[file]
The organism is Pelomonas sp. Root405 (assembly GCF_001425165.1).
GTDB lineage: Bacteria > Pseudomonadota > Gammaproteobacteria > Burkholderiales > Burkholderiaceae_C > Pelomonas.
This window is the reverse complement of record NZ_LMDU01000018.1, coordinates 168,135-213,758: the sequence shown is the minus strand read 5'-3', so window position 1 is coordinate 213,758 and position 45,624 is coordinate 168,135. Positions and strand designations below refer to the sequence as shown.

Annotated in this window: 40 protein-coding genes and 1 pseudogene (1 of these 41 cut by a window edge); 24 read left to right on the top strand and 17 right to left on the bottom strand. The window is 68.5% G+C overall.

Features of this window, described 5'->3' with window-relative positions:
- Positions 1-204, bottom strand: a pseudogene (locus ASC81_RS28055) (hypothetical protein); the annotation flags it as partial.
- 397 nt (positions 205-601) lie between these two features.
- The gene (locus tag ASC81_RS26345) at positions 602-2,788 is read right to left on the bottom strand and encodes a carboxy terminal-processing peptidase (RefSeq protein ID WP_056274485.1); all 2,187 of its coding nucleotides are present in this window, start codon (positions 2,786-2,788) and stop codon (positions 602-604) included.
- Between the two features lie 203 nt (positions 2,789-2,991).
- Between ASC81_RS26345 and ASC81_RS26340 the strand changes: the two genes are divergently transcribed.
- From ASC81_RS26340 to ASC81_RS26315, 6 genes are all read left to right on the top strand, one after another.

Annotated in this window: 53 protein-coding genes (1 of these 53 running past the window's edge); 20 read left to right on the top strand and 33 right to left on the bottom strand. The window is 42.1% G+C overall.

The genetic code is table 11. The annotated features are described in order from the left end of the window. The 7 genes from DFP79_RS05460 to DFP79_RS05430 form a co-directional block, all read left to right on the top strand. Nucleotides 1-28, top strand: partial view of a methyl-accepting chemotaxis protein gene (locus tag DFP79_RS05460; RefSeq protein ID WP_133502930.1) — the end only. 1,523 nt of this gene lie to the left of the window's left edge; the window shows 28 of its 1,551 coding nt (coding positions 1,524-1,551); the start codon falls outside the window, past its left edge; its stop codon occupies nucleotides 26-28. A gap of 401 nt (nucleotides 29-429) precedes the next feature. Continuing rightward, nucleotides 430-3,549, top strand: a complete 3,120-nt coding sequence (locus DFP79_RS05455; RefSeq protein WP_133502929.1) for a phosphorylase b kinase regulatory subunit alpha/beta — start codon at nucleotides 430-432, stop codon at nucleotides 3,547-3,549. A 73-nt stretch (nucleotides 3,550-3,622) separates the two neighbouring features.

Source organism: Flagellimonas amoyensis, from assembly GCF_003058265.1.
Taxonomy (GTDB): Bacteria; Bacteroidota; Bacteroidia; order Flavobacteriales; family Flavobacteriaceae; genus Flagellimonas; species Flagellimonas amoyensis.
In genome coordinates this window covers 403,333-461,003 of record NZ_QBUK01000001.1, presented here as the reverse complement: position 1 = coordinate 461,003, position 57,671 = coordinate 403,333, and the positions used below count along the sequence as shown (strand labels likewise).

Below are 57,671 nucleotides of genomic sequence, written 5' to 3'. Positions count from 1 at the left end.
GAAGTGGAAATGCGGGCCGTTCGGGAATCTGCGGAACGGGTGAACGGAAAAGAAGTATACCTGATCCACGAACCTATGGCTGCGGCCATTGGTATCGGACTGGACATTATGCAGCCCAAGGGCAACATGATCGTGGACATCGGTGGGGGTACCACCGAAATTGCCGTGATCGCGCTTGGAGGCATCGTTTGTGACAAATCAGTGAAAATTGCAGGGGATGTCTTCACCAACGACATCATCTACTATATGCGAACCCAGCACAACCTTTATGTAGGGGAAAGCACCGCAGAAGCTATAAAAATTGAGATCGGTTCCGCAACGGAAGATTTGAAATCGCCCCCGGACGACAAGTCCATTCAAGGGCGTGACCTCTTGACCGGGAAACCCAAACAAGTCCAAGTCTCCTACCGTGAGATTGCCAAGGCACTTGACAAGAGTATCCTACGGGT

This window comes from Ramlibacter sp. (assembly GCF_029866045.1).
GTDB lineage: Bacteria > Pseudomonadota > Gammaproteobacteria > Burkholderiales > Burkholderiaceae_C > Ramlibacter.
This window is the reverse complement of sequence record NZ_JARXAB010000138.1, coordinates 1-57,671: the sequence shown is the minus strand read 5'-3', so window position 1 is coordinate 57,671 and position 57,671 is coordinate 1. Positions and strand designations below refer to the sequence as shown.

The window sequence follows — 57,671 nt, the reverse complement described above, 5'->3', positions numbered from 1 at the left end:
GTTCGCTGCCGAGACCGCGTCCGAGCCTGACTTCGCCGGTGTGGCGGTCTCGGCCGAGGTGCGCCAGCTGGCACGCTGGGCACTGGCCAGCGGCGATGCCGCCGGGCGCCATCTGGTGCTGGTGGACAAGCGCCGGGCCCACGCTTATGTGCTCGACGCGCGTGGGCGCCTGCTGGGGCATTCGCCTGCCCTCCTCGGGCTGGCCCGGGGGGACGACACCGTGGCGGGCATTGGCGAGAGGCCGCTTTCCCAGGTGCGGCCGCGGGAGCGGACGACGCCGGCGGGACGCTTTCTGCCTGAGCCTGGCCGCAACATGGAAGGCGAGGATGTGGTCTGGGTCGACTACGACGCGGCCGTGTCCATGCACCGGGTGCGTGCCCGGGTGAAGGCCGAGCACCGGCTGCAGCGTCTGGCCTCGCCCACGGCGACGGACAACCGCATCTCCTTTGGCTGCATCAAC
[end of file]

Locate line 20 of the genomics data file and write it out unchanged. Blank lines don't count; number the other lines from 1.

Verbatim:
GTDB lineage: Bacteria > Pseudomonadota > Gammaproteobacteria > Burkholderiales > Burkholderiaceae_C > Ramlibacter.